The ISQL and OSQL command-line utilities can be used to execute SQL statements, stored procedures, and script files from the command prompt. Commands that can be entered interactively via Query Analyzer can be placed in batch files and executed via ISQL/OSQL. In addition, the output from these files can be routed to a file that allows daily reports and tasks of this nature to be run unattended.

The ISQL utility uses DB-LIB to communicate with SQL Server, whereas OSQL uses ODBC. Because ISQL is based on the DB-LIB interface, it does not support Unicode data. DB-Library has not been enhanced to support any of the new features in SQL Server 7.0 or 2000 and is only maintained for backward compatibility. Microsoft recommends that you use OSQL instead of ISQL for any command-line procedures.

The command-line parameters for ISQL and OSQL are similar with only a few differences. The command-line parameters for both utilities allow you to specify the query or file you want to execute, the target server and database, as well as the location for the resulting output.


According to the Books Online documentation, the ISQL utility (which is based on Db-Library) does not support named instances. Contrary to the documentation, I have been able to connect with ISQL using named instance, but you might encounter problems. If you do experience problems, one workaround is to set up an alias for the named instance using the Client Network utility. After this alias has been created, then the alias name can be used with the \S parameter in ISQL. Another alternative is to use OSQL, which does support named instances and all other SQL Server 2000 features.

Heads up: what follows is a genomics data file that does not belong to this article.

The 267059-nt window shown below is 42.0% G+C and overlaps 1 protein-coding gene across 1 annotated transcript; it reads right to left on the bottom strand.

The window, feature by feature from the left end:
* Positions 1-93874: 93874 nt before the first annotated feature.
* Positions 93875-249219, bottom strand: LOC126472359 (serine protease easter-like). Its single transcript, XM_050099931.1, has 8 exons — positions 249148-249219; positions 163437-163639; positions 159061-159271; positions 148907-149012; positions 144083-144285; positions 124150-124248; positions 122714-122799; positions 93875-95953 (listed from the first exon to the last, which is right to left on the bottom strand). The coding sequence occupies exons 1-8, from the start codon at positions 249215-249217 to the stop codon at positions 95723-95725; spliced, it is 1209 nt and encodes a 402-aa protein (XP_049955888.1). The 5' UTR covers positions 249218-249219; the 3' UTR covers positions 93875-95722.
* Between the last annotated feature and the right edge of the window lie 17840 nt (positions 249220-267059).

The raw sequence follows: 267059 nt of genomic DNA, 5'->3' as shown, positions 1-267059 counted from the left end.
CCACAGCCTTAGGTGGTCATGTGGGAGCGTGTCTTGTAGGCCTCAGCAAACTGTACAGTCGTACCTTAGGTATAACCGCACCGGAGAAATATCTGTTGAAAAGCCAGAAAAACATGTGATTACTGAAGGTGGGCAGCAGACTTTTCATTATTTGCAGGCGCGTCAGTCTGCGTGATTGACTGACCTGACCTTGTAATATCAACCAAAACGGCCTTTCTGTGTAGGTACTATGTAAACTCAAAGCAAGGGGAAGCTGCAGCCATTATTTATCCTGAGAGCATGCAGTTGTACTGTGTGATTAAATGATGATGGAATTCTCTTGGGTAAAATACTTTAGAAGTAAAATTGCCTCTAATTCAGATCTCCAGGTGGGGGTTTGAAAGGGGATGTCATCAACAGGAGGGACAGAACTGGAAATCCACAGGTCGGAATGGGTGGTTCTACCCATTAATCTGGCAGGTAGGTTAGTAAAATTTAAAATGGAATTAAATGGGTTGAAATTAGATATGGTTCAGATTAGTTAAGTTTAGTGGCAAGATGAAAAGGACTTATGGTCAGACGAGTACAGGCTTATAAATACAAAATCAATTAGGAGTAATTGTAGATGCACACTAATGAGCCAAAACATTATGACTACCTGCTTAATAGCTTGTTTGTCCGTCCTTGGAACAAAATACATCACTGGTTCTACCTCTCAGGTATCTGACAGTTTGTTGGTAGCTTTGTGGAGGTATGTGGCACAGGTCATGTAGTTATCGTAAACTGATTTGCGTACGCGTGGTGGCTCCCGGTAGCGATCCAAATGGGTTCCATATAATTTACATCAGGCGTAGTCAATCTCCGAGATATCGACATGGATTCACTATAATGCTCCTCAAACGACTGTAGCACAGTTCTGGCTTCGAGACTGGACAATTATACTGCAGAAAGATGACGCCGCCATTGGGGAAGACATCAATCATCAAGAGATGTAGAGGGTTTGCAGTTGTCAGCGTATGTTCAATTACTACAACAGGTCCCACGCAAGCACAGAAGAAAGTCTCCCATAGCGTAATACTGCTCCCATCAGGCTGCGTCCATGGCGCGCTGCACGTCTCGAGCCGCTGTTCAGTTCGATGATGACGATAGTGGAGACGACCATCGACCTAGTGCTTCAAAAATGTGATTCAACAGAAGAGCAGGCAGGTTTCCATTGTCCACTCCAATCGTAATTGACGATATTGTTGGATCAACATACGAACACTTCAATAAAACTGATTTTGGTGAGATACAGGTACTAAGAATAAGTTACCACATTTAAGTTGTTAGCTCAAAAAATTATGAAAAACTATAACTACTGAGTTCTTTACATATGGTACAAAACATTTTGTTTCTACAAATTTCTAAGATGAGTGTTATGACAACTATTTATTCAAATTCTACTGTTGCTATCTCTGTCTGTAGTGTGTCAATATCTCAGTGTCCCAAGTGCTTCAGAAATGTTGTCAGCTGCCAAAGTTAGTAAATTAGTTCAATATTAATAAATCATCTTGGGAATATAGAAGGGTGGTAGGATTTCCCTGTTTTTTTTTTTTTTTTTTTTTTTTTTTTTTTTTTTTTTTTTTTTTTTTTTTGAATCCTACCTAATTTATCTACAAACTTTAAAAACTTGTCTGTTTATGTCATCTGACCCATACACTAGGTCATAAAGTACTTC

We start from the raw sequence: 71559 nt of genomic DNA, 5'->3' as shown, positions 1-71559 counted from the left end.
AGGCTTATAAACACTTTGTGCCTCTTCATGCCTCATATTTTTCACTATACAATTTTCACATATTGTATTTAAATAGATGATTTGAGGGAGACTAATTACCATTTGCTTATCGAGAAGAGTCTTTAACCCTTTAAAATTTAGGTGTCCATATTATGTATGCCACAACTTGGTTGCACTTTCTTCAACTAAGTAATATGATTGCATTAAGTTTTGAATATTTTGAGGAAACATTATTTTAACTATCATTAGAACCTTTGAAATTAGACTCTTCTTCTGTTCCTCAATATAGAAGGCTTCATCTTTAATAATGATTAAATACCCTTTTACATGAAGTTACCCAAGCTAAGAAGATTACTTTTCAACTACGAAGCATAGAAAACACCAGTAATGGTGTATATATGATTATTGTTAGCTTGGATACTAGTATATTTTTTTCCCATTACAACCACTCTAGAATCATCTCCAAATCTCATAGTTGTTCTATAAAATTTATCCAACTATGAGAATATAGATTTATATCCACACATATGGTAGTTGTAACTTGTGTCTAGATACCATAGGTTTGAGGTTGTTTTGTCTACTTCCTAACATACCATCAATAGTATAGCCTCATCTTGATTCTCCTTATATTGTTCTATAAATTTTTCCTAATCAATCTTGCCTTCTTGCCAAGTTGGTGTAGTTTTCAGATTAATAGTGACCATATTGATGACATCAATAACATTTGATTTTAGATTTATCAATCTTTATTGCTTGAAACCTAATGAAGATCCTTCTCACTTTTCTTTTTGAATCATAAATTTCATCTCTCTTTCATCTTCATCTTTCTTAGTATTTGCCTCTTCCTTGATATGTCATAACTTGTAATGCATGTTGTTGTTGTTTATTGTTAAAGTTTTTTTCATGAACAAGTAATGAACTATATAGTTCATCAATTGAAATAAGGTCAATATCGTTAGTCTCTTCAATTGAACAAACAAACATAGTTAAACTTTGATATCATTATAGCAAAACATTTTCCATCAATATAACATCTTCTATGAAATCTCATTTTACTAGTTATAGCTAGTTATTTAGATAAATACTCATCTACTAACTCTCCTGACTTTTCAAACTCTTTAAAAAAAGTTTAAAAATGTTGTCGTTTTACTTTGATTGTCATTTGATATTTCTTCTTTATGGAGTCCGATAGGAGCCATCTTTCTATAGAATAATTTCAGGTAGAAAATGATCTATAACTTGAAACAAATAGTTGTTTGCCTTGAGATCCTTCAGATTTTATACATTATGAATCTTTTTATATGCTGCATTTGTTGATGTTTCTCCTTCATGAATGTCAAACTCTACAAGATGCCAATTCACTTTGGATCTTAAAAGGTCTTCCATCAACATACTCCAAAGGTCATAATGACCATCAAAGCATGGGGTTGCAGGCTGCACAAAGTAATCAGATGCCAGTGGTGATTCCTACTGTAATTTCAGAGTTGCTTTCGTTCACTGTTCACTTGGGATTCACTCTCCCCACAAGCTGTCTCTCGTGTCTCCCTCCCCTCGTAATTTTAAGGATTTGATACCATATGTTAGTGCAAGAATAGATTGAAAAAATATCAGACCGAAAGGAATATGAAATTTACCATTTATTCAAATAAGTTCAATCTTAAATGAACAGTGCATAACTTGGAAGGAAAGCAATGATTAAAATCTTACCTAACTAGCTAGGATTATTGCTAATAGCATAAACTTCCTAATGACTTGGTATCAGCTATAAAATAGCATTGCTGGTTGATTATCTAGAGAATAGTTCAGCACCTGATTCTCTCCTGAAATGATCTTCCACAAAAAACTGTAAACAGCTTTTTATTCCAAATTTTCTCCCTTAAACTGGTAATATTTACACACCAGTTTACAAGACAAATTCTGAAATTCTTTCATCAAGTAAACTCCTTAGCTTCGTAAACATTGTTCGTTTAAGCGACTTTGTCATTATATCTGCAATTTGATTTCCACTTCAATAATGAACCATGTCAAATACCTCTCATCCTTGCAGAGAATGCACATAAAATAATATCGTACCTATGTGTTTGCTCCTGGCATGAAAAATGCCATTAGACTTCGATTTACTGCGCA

A simple OSQL example follows:

OSQL /sserver_name /E /iinput_file  /ooutput_file 

This example shows the basic syntax needed to run a query from a SQL script file using the default server instance. A trusted connection and an output file for the results are specified as well. The same syntax can be used for the ISQL utility.

In addition to using the utilities to run SQL queries, you can also use them by specifying the -L option. This option will list the names of the SQL servers currently on the network. You might want to use this option when you are troubleshooting a client's connection and you want to know which SQL servers the particular workstation can see.

The ISQL.EXE and OSQL.EXE files are located, by default, with the SQL Server tools in Microsoft SQL Server\80\Tools\Binn\.

    Part III: SQL Server Administration
    Part IV: Transact-SQL
    Part V: SQL Server Internals and Performance Tuning
    Part VI: Additional SQL Server Features